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Offline Zed_Noir

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Re: DARPA ALASA
« Reply #50 on: 11/30/2015 07:50 PM »
Has any thought been given to using a drone rather than a manned aircraft, for these launches?  They fly F-4s and F-16s converted to QF-4s and QF-16s as aerial targets at Tyndall.  These can apparently either auto-land or be controlled by a remote pilot for landing if needed.

 - Ed Kyle

As posted up thread. The QF4 are retire.

The QF-16 is not capable of carrying the ALASA stack.

Maybe they can modified a few mothballed F-15s into QF-15 launcher drones.

Offline a_langwich

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Re: DARPA ALASA
« Reply #51 on: 11/30/2015 08:02 PM »
So I'm confused.  Is it canceled?

Not yet.  Just the flight tests have been put on hold.  The contractors will have to show a little more safety before flight tests can start. 

Offline Comga

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Re: DARPA ALASA
« Reply #52 on: 11/30/2015 08:03 PM »
BTW: here is a patent application: NITROUS OXIDE FUEL BLEND MONOPROPELLANTS

http://www.faqs.org/patents/app/20090133788

Is this the group that developed NOFBx, which became In-Space Propulsion (ISP) ?
NOFBx was de-manifested from the Dragon external cargo run to the ISS after their own energetic happenings.
Is there a link to a discussion of the monopropellant fuel for ALSA?
Can we conclude that a monopropellant system is necessary for ALSA to adequately reduce cost and complexity?
What kind of wastrels would dump a perfectly good booster in the ocean after just one use?

Offline a_langwich

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Re: DARPA ALASA
« Reply #53 on: 11/30/2015 08:15 PM »
Can we conclude that a monopropellant system is necessary for ALSA to adequately reduce cost and complexity?

I don't think so.  DARPA doesn't do many projects where we know enough to conclude a particular approach must be used; instead we don't know ANY approach that works, and particular teams take a shot at the problem with a high failure rate. 

I think monoprop was just a choice by this team.  That choice was probably driven by looking at how energetic this propellant was, then seeing it might work as a mono, and looking at the cost and complexity reductions that resulted.  But now, looking at propellant stability, it might make more sense to separate the energetics.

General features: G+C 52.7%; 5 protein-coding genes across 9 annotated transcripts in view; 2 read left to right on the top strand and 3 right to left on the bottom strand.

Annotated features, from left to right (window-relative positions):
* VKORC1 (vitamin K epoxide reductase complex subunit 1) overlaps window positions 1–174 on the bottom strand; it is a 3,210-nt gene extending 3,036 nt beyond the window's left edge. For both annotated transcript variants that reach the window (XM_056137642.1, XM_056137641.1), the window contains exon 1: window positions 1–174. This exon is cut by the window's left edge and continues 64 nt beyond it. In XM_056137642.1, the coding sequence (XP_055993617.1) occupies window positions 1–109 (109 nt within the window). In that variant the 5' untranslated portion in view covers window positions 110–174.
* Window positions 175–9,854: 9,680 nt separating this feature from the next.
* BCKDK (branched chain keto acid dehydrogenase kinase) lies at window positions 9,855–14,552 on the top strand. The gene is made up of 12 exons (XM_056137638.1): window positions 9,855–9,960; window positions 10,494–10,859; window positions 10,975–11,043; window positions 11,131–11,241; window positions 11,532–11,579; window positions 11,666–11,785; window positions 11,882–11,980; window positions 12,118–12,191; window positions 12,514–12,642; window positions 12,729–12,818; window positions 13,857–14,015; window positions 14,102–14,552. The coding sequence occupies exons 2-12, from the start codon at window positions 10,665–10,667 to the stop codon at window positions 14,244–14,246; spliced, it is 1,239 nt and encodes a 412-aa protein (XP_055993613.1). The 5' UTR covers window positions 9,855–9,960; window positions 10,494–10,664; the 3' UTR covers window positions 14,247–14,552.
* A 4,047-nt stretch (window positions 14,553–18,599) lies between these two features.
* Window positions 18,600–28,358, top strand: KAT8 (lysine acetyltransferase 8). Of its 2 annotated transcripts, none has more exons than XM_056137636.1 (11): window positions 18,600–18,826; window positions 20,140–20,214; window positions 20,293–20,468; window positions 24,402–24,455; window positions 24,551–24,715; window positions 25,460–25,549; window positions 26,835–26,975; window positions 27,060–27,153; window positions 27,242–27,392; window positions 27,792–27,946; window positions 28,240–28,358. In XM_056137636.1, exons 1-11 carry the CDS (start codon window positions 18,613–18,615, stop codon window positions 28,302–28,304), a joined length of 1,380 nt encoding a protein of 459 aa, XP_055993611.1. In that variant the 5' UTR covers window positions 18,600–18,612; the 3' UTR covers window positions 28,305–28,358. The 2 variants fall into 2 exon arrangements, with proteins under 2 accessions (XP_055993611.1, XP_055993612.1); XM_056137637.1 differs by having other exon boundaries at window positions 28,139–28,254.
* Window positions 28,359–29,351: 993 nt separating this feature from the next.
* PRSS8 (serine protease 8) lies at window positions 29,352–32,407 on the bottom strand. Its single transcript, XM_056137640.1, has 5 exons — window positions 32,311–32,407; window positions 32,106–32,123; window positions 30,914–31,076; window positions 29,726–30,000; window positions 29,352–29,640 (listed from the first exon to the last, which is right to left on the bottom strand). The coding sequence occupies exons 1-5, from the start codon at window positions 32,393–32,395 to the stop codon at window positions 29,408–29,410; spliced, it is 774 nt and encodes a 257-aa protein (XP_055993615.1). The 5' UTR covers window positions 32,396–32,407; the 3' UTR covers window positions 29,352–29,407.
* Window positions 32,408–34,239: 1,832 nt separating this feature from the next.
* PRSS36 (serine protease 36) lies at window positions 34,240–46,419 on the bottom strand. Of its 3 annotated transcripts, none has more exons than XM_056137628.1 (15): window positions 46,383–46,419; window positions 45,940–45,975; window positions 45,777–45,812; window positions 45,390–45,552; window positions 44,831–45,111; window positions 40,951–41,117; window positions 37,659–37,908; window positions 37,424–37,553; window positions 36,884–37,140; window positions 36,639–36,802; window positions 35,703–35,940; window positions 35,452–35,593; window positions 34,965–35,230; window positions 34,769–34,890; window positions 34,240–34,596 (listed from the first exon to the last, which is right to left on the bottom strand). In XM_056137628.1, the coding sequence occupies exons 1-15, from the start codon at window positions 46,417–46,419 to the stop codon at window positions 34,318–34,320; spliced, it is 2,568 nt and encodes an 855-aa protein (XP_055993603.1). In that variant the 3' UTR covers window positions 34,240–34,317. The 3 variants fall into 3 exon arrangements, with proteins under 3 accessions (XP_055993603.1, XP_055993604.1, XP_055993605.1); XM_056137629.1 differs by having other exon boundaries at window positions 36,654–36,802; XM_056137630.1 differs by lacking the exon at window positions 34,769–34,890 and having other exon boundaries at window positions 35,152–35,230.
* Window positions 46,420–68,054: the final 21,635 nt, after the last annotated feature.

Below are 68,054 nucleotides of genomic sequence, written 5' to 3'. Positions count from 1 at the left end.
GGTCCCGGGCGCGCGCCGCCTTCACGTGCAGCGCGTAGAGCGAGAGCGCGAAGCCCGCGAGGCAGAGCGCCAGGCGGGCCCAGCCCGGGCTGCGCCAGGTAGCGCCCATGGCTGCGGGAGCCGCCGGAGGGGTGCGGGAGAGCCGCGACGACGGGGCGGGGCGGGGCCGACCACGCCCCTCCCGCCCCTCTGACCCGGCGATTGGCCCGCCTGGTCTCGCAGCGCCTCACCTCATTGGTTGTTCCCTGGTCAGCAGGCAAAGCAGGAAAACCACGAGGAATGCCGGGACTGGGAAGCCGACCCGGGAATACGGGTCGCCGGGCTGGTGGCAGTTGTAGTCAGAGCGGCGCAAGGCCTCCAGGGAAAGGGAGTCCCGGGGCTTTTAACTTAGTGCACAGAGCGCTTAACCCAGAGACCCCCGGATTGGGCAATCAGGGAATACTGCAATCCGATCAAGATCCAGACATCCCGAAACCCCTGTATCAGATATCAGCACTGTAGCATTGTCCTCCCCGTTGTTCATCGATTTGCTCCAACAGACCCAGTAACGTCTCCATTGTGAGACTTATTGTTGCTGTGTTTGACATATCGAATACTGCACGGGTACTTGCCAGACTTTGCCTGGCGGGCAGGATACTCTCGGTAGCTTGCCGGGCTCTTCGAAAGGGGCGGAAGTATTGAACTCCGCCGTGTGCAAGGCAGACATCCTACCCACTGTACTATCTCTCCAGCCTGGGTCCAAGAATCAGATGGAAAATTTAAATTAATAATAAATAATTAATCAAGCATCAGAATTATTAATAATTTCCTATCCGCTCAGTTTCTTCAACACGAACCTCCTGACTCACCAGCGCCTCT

Offline edkyle99

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Re: DARPA ALASA
« Reply #54 on: 11/30/2015 10:35 PM »
Has any thought been given to using a drone rather than a manned aircraft, for these launches?  They fly F-4s converted to QF-4s as aerial targets at Tyndall.  These can apparently either auto-land or be controlled by a remote pilot for landing if needed.

 - Ed Kyle

I thought the last QF-4's where retired this year, leaving only the smaller QF-16's.

http://www.airforcetimes.com/story/military/2015/05/30/qf4-targeting-drone-last-flight/28015077/
QF-4s are still flying at Holloman AFB.  https://www.flightglobal.com/news/articles/usaf-qf-4s-set-for-2017-out-of-service-date-418868/

The drone control systems are installed by BAE Systems in Mojave, so it seems likely that F-15 could be so equipped if funding were provided.

 - Ed Kyle
« Last Edit: 11/30/2015 10:37 PM by edkyle99 »

Offline Zed_Noir

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Re: DARPA ALASA
« Reply #55 on: 11/30/2015 11:27 PM »
Has any thought been given to using a drone rather than a manned aircraft, for these launches?  They fly F-4s converted to QF-4s as aerial targets at Tyndall.  These can apparently either auto-land or be controlled by a remote pilot for landing if needed.

 - Ed Kyle

I thought the last QF-4's where retired this year, leaving only the smaller QF-16's.

http://www.airforcetimes.com/story/military/2015/05/30/qf4-targeting-drone-last-flight/28015077/
QF-4s are still flying at Holloman AFB.  https://www.flightglobal.com/news/articles/usaf-qf-4s-set-for-2017-out-of-service-date-418868/

...

 - Ed Kyle

It is not clear if the QF-4s at Holloman AFB are in the USAF inventory. They could be counted as contractor operated hardware. In any casr there is not much point in modifying and upgrading them for a new role.


Offline jcm

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Re: DARPA ALASA
« Reply #56 on: 12/01/2015 04:42 AM »
How does that affect SALVO which was supposed to be a sort of pathfinder ?

http://spacenews.com/40769darpa-developing-operational-pathfinder-for-alasa-air-launch-system/

I am wondering the same thing. Anyone have an update on SALVO?